Mindfulness is beneficial for increasing wellness in everyone's lives. The ability to live in the present moment and be cognizant of your emotions and thought processes brings stability. Mindfulness is proven to help prevent and reduce anxiety and depression, assist in processing trauma, and increase focus for those of us with ADHD. I love helping clients develop a mindfulness practice that fits their wellness needs.

— Kelly Cromer, Clinical Psychologist in Aurora, CO

With years of personal practice, I have first had experience of the variety of mental and physical benefits of mindfulness practice. Additionally, I have completed Jon Kabat-Zins 8 week training program, Search Inside Yourself mindfulness and leadership course together with various mindful schools trainings including mindful communication & mindfulness of emotions. I currently have a daily meditation practice and am excited to be completing my first 10 day silent meditation retreat in July.

— Krissy Moses, Licensed Clinical Mental Health Counselor in Winter Park, FL

I support my clients in honoring their unique identities, pay attention to their present moment, their bodily and minds states with presence and kindness (a simple working definition of mindfulness). In turn, my clients can move lovingly towards their current struggles, mend and heal, clarify and envision, and grow and root in wisdom. They can also develop loving relationships with their chronic symptoms which can include: grief, stress, anxiety, depression, focus/attention, anger, etc.

— David S. Wu, Clinical Social Worker in Pleasant Hill, CA

One of the many tools in the toolbox I am well trained in is Mindfulness-based Therapy. Holocaust survivor and psychiatrist Viktor Frankl stated, “Between stimulus and response there is a space. In that space is our power to choose our response. In our response lies our growth and our freedom.” When we are trained in mindfulness, we can RESPOND and not REACT because that space gets bigger.

— Sean Burson, Therapist

In my work with you, I assist with mindfulness based practices that are intended to reconnect you with your body. If you've ever experienced "forgetting to eat", chances are, you may have not been mindful of your body's hunger cues, and were distracted by other things. Sometimes you may find your muscles tensed up or that you're grinding your teeth and not sure why. I offer guidance on becoming in tune with your body and mindful of factors that may affect your body's responses.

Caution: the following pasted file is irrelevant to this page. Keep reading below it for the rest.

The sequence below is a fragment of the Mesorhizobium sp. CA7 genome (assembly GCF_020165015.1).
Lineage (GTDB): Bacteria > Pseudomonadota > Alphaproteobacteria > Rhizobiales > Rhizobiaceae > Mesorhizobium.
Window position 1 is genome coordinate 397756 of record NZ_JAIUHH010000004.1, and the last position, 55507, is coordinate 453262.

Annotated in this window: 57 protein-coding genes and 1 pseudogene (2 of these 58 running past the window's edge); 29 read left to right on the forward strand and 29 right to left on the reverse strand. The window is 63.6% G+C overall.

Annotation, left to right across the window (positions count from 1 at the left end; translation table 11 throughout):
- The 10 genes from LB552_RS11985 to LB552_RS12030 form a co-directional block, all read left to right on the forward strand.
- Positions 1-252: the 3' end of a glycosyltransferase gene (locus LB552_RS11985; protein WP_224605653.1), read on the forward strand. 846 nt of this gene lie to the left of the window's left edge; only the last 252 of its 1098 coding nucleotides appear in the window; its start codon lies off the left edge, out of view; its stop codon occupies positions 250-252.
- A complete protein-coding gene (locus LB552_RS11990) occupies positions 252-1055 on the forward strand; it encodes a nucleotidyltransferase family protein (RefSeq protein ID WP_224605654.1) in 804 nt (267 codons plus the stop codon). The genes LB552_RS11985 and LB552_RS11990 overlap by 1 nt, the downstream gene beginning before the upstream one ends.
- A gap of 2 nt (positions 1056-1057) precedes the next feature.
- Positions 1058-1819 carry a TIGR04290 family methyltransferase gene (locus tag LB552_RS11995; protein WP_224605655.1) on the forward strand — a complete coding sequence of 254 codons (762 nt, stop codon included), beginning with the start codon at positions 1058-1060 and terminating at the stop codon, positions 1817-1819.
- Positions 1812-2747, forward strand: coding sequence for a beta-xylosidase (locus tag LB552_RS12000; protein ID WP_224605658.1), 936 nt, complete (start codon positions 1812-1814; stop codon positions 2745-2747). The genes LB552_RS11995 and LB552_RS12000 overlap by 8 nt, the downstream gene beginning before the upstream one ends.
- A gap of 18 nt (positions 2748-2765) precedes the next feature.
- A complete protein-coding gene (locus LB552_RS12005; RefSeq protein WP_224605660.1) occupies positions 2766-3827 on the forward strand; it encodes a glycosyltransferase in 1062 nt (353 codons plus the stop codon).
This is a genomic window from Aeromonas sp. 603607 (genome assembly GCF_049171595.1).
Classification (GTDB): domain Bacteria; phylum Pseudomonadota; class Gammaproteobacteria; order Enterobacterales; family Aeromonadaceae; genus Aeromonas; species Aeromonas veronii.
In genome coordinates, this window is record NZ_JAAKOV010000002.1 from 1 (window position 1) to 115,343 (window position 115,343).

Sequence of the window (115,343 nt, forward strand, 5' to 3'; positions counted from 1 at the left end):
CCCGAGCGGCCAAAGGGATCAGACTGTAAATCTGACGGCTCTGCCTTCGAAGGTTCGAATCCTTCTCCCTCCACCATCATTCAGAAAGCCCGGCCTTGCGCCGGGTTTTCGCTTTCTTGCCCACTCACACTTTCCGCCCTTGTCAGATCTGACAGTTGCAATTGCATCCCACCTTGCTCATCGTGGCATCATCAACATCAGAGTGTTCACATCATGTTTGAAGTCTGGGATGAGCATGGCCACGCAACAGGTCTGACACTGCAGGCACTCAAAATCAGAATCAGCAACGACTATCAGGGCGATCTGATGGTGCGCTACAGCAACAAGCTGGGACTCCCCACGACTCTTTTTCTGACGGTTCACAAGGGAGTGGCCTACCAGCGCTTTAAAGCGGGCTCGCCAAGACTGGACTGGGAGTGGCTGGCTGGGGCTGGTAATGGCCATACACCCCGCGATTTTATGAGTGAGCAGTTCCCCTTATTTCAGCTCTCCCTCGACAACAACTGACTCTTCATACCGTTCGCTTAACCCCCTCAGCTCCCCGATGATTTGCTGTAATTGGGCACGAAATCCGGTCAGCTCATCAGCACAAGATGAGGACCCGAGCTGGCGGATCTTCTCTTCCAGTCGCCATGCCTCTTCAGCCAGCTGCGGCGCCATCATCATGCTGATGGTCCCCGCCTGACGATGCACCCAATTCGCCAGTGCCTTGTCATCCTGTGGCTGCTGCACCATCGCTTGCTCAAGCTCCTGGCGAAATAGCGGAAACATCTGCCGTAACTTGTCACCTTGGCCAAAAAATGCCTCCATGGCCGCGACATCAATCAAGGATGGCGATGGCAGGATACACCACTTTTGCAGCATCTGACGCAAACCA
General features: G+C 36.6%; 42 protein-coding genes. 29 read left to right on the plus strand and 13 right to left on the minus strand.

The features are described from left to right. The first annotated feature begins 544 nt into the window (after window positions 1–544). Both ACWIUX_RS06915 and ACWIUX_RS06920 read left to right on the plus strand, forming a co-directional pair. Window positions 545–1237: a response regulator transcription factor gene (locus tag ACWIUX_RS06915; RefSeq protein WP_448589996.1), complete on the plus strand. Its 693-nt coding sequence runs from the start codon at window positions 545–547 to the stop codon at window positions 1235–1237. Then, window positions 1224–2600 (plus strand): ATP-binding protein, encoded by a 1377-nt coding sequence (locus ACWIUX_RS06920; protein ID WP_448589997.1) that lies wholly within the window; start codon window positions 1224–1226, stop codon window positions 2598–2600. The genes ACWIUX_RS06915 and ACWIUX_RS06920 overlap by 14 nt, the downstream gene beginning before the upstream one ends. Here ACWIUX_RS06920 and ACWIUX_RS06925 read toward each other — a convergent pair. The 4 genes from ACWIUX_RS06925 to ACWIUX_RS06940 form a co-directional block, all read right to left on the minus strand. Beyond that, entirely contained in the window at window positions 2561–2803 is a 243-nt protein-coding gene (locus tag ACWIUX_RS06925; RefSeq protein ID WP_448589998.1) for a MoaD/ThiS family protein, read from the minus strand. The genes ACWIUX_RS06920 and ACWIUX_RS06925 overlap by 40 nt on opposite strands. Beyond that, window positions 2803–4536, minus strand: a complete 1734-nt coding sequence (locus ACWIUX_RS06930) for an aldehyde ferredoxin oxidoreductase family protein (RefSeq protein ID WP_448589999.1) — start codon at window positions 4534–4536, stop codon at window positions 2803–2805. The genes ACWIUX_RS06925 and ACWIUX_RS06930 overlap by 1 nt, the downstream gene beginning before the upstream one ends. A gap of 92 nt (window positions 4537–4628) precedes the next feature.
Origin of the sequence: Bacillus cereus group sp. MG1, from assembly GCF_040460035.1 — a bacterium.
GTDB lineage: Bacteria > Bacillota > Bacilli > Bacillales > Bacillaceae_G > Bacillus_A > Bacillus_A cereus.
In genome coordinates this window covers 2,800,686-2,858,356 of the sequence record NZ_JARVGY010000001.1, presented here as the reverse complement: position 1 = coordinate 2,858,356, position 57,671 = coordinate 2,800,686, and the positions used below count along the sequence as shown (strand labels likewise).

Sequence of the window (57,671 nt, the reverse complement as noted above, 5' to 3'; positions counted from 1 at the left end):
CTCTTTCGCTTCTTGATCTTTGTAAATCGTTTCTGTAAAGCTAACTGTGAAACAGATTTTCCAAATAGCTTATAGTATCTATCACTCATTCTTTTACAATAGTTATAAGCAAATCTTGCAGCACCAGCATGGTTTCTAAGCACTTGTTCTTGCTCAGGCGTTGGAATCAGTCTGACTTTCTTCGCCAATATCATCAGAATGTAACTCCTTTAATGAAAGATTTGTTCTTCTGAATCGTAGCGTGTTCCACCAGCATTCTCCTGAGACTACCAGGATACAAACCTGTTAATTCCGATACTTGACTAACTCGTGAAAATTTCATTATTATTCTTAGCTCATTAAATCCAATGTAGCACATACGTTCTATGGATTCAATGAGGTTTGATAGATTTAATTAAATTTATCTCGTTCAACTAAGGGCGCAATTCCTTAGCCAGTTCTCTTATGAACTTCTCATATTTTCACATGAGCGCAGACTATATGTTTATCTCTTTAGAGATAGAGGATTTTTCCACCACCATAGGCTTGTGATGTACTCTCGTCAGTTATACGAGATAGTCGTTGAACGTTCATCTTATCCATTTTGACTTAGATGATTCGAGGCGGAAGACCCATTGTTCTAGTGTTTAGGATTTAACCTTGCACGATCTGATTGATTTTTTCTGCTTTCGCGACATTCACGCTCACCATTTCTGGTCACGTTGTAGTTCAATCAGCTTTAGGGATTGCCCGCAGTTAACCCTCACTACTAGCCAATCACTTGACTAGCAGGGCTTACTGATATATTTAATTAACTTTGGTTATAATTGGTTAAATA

— Rebecca Brown, Licensed Clinical Social Worker in ,

Mindfulness-based therapy is an approach that uses both cognitive behavioral therapy methods & mindfulness meditative practices to help increase moment-by-moment awareness of what you’re experiencing, such as paying closer attention to your breathing, sensations in your body, inner-feelings & thoughts, and your reactions to specific situations. This helps you stay more grounded to make thoughtful behavioral choices versus reactive choices that may not align with the person you want to be.

— Nicole Iwule, Licensed Mental Health Counselor in Orlando, FL

I provide the education and science for mindfulness and meditation as a healing tool. Then will regularly teach clients how to practice mindfulness and create their own personal practice for themselves. Been practicing and teaching mindfulness for around 20 years.

— Katelyn Shields, Licensed Marriage & Family Therapist in Citrus Height, CA

Regrets and worries can stall our growth in life. We need not be in denial- yet rooting our experience in the present is our only means of connection with ourselves and the world. Knowing our current thoughts and feelings as we experience them. I have studied Mindfulness Based Stress Reduction, a proven method for successful treatment for various symptoms of panic and anxiety. I can assist in Breathing Meditation, Walking Meditation, Yoga, and Body Scan, as well as Mindful Eating experiences.

— christine loeb, Licensed Marriage & Family Therapist in Encino, CA